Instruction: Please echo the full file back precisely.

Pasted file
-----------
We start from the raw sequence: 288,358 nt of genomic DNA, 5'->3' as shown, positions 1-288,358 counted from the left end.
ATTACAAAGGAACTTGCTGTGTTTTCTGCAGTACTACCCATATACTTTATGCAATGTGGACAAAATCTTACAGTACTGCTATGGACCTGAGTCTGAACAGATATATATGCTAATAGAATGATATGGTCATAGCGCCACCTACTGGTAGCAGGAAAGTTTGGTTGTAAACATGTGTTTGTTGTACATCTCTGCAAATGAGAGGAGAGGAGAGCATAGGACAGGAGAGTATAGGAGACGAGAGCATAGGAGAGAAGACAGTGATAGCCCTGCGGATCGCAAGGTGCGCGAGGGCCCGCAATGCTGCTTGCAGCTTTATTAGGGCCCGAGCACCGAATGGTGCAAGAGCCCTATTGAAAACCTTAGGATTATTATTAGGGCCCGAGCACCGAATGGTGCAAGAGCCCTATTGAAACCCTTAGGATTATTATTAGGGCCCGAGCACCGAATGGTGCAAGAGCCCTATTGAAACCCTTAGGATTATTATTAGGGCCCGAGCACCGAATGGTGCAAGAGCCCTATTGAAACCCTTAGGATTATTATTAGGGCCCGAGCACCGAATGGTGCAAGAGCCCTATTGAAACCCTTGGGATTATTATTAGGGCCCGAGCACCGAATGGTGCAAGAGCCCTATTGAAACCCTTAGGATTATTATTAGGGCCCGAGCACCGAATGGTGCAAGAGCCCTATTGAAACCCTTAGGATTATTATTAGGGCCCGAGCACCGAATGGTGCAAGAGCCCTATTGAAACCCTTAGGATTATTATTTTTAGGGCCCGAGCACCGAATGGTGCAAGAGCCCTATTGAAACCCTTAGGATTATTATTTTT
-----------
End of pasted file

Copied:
We start from the raw sequence: 288,358 nt of genomic DNA, 5'->3' as shown, positions 1-288,358 counted from the left end.
ATTACAAAGGAACTTGCTGTGTTTTCTGCAGTACTACCCATATACTTTATGCAATGTGGACAAAATCTTACAGTACTGCTATGGACCTGAGTCTGAACAGATATATATGCTAATAGAATGATATGGTCATAGCGCCACCTACTGGTAGCAGGAAAGTTTGGTTGTAAACATGTGTTTGTTGTACATCTCTGCAAATGAGAGGAGAGGAGAGCATAGGACAGGAGAGTATAGGAGACGAGAGCATAGGAGAGAAGACAGTGATAGCCCTGCGGATCGCAAGGTGCGCGAGGGCCCGCAATGCTGCTTGCAGCTTTATTAGGGCCCGAGCACCGAATGGTGCAAGAGCCCTATTGAAAACCTTAGGATTATTATTAGGGCCCGAGCACCGAATGGTGCAAGAGCCCTATTGAAACCCTTAGGATTATTATTAGGGCCCGAGCACCGAATGGTGCAAGAGCCCTATTGAAACCCTTAGGATTATTATTAGGGCCCGAGCACCGAATGGTGCAAGAGCCCTATTGAAACCCTTAGGATTATTATTAGGGCCCGAGCACCGAATGGTGCAAGAGCCCTATTGAAACCCTTGGGATTATTATTAGGGCCCGAGCACCGAATGGTGCAAGAGCCCTATTGAAACCCTTAGGATTATTATTAGGGCCCGAGCACCGAATGGTGCAAGAGCCCTATTGAAACCCTTAGGATTATTATTAGGGCCCGAGCACCGAATGGTGCAAGAGCCCTATTGAAACCCTTAGGATTATTATTTTTAGGGCCCGAGCACCGAATGGTGCAAGAGCCCTATTGAAACCCTTAGGATTATTATTTTT